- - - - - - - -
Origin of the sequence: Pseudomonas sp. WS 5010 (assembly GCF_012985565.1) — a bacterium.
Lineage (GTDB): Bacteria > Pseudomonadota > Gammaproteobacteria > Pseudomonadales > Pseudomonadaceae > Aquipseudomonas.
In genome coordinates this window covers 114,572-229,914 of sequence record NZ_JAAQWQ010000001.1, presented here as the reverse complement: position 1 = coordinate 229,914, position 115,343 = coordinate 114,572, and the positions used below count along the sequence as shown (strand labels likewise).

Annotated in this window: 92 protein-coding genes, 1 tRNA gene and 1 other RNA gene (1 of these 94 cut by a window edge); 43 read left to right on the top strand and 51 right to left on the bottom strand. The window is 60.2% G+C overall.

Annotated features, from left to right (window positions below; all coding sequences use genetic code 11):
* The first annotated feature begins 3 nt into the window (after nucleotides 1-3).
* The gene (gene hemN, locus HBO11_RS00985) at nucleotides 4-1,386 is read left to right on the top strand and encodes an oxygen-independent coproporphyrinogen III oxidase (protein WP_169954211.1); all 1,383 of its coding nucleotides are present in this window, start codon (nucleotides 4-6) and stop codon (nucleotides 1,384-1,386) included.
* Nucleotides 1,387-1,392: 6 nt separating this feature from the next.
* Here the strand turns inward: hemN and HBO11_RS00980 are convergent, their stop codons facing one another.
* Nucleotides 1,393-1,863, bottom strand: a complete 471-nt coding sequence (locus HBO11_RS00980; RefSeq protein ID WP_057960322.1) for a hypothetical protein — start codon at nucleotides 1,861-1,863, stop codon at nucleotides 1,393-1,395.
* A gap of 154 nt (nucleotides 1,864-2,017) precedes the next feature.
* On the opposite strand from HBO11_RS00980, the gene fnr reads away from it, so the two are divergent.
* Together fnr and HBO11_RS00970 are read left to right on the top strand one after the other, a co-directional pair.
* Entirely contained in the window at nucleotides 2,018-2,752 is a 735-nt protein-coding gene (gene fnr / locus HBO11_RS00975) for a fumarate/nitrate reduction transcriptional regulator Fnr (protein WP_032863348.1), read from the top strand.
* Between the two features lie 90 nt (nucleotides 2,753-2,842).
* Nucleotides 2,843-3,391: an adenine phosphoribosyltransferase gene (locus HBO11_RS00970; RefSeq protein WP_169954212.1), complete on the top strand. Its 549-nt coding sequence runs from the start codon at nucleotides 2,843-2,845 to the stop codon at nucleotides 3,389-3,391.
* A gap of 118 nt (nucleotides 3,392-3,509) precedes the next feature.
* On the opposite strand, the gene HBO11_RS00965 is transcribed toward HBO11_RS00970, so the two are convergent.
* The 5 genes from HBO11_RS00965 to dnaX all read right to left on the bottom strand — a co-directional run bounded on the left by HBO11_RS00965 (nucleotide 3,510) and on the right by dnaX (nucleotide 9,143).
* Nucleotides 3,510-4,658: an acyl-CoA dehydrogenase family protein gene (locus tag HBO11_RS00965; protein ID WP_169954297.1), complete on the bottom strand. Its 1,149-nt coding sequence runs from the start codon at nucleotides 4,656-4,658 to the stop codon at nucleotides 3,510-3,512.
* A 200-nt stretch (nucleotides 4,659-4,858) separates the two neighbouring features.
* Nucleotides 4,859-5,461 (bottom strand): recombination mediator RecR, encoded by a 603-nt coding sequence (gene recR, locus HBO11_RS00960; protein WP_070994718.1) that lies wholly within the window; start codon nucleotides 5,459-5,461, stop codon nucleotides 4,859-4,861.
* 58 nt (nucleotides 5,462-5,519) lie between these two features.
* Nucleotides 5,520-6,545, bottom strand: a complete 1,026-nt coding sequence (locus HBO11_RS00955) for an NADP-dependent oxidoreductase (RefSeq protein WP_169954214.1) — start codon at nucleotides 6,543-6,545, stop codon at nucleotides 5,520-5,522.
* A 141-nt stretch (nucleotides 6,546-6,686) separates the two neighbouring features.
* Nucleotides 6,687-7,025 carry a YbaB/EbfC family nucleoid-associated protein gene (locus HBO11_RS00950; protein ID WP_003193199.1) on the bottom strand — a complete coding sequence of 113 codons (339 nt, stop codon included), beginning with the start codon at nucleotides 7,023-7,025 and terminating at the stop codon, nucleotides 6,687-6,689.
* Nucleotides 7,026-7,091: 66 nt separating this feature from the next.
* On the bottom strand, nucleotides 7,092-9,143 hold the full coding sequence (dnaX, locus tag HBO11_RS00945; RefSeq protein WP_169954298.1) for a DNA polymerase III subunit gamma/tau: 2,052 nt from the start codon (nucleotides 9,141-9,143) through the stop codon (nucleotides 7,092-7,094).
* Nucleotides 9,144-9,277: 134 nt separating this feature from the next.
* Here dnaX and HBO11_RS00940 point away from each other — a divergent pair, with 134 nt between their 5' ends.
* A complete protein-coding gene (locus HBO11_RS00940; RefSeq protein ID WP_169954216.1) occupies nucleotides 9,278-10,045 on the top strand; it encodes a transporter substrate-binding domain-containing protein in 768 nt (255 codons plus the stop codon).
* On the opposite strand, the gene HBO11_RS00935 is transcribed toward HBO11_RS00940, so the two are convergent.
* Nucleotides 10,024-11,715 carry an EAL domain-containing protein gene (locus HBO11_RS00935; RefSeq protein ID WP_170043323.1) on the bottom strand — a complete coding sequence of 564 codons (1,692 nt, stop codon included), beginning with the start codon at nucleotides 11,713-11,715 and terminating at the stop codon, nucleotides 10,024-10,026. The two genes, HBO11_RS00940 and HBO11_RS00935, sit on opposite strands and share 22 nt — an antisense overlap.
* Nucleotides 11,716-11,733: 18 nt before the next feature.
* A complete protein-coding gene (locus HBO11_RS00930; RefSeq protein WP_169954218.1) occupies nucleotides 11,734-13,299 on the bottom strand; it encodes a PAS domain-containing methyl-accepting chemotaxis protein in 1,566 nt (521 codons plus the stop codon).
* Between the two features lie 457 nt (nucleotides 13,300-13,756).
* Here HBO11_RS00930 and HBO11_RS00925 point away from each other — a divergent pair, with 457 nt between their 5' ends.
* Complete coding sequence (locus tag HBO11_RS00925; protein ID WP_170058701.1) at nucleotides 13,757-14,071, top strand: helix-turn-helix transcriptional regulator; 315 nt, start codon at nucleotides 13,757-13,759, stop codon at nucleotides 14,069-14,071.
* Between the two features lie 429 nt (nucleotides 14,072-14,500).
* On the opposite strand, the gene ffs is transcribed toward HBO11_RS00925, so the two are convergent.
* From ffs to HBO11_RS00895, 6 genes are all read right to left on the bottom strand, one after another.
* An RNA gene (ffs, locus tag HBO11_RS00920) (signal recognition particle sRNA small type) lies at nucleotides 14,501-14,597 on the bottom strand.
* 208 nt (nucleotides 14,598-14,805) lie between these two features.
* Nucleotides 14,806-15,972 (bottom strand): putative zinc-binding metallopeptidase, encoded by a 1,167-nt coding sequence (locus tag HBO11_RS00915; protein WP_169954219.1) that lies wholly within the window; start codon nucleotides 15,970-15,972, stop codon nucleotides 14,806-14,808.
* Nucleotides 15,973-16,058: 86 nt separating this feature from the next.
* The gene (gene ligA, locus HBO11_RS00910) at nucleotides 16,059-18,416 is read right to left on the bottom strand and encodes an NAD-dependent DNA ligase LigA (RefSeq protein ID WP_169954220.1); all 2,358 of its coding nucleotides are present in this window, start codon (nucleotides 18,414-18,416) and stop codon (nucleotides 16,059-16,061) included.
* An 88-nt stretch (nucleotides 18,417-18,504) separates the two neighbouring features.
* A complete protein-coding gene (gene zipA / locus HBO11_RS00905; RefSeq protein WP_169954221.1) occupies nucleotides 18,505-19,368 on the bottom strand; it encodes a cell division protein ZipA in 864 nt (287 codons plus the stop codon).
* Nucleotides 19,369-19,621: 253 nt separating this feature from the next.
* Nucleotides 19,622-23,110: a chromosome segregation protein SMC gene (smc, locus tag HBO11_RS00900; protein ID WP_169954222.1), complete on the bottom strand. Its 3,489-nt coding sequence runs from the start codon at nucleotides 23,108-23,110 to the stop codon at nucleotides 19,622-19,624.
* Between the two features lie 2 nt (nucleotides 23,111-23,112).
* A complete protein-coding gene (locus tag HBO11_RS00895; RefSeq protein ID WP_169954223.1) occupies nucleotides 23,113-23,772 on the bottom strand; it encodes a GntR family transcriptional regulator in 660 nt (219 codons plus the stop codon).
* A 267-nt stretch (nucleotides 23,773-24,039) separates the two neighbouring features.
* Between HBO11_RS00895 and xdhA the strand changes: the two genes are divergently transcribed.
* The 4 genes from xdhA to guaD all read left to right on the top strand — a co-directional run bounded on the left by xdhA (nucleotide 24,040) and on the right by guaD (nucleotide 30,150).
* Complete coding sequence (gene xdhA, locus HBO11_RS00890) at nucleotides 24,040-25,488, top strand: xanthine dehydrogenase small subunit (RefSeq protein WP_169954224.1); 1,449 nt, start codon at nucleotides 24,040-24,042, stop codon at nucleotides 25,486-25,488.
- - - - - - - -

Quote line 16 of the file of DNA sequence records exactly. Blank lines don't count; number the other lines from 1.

* Nucleotides 2,843-3,391: an adenine phosphoribosyltransferase gene (locus HBO11_RS00970; RefSeq protein WP_169954212.1), complete on the top strand. Its 549-nt coding sequence runs from the start codon at nucleotides 2,843-2,845 to the stop codon at nucleotides 3,389-3,391.